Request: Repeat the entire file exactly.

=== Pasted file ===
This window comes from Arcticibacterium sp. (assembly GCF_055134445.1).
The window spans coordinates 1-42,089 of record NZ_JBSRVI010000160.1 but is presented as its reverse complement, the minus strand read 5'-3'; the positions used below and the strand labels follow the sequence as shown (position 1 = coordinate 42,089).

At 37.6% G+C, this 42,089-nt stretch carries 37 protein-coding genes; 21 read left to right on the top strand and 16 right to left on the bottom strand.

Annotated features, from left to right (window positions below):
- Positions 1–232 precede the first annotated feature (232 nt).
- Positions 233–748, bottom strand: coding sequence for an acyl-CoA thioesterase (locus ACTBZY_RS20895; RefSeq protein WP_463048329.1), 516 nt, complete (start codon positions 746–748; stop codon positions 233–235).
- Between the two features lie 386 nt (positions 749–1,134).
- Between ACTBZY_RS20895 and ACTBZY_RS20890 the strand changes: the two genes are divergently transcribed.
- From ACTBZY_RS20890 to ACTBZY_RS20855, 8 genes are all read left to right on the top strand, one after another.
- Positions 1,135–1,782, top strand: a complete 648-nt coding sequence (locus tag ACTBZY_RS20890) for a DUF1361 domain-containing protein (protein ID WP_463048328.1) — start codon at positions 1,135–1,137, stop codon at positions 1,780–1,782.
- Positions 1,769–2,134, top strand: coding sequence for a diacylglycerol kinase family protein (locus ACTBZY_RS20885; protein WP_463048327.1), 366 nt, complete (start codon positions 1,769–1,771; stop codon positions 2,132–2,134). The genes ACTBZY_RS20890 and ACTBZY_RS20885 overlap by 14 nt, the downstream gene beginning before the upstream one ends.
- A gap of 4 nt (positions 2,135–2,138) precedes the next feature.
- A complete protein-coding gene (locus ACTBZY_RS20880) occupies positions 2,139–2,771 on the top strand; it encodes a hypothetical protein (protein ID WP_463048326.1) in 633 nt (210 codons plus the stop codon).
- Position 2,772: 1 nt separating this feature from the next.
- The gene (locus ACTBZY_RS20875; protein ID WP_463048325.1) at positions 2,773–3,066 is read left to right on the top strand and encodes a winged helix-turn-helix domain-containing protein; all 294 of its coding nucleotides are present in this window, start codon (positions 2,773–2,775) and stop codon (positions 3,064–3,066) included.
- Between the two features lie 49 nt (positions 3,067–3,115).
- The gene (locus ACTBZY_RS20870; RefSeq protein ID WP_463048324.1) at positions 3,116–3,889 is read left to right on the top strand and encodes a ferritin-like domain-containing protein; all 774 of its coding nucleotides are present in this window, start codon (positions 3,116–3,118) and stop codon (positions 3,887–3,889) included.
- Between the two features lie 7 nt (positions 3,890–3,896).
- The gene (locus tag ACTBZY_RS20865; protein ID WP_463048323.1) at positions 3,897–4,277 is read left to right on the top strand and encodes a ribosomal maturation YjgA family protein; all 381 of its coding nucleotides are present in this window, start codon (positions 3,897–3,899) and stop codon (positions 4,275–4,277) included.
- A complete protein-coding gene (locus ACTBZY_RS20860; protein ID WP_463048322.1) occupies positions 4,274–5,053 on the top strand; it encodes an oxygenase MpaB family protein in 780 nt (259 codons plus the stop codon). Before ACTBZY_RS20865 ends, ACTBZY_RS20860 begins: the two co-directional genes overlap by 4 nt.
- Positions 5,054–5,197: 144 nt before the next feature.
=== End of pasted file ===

This window comes from Arcticibacterium sp. (assembly GCF_055134445.1).
The window spans coordinates 1-42,089 of record NZ_JBSRVI010000160.1 but is presented as its reverse complement, the minus strand read 5'-3'; the positions used below and the strand labels follow the sequence as shown (position 1 = coordinate 42,089).

At 37.6% G+C, this 42,089-nt stretch carries 37 protein-coding genes; 21 read left to right on the top strand and 16 right to left on the bottom strand.

Annotated features, from left to right (window positions below):
- Positions 1–232 precede the first annotated feature (232 nt).
- Positions 233–748, bottom strand: coding sequence for an acyl-CoA thioesterase (locus ACTBZY_RS20895; RefSeq protein WP_463048329.1), 516 nt, complete (start codon positions 746–748; stop codon positions 233–235).
- Between the two features lie 386 nt (positions 749–1,134).
- Between ACTBZY_RS20895 and ACTBZY_RS20890 the strand changes: the two genes are divergently transcribed.
- From ACTBZY_RS20890 to ACTBZY_RS20855, 8 genes are all read left to right on the top strand, one after another.
- Positions 1,135–1,782, top strand: a complete 648-nt coding sequence (locus tag ACTBZY_RS20890) for a DUF1361 domain-containing protein (protein ID WP_463048328.1) — start codon at positions 1,135–1,137, stop codon at positions 1,780–1,782.
- Positions 1,769–2,134, top strand: coding sequence for a diacylglycerol kinase family protein (locus ACTBZY_RS20885; protein WP_463048327.1), 366 nt, complete (start codon positions 1,769–1,771; stop codon positions 2,132–2,134). The genes ACTBZY_RS20890 and ACTBZY_RS20885 overlap by 14 nt, the downstream gene beginning before the upstream one ends.
- A gap of 4 nt (positions 2,135–2,138) precedes the next feature.
- A complete protein-coding gene (locus ACTBZY_RS20880) occupies positions 2,139–2,771 on the top strand; it encodes a hypothetical protein (protein ID WP_463048326.1) in 633 nt (210 codons plus the stop codon).
- Position 2,772: 1 nt separating this feature from the next.
- The gene (locus ACTBZY_RS20875; protein ID WP_463048325.1) at positions 2,773–3,066 is read left to right on the top strand and encodes a winged helix-turn-helix domain-containing protein; all 294 of its coding nucleotides are present in this window, start codon (positions 2,773–2,775) and stop codon (positions 3,064–3,066) included.
- Between the two features lie 49 nt (positions 3,067–3,115).
- The gene (locus ACTBZY_RS20870; RefSeq protein ID WP_463048324.1) at positions 3,116–3,889 is read left to right on the top strand and encodes a ferritin-like domain-containing protein; all 774 of its coding nucleotides are present in this window, start codon (positions 3,116–3,118) and stop codon (positions 3,887–3,889) included.
- Between the two features lie 7 nt (positions 3,890–3,896).
- The gene (locus tag ACTBZY_RS20865; protein ID WP_463048323.1) at positions 3,897–4,277 is read left to right on the top strand and encodes a ribosomal maturation YjgA family protein; all 381 of its coding nucleotides are present in this window, start codon (positions 3,897–3,899) and stop codon (positions 4,275–4,277) included.
- A complete protein-coding gene (locus ACTBZY_RS20860; protein ID WP_463048322.1) occupies positions 4,274–5,053 on the top strand; it encodes an oxygenase MpaB family protein in 780 nt (259 codons plus the stop codon). Before ACTBZY_RS20865 ends, ACTBZY_RS20860 begins: the two co-directional genes overlap by 4 nt.
- Positions 5,054–5,197: 144 nt before the next feature.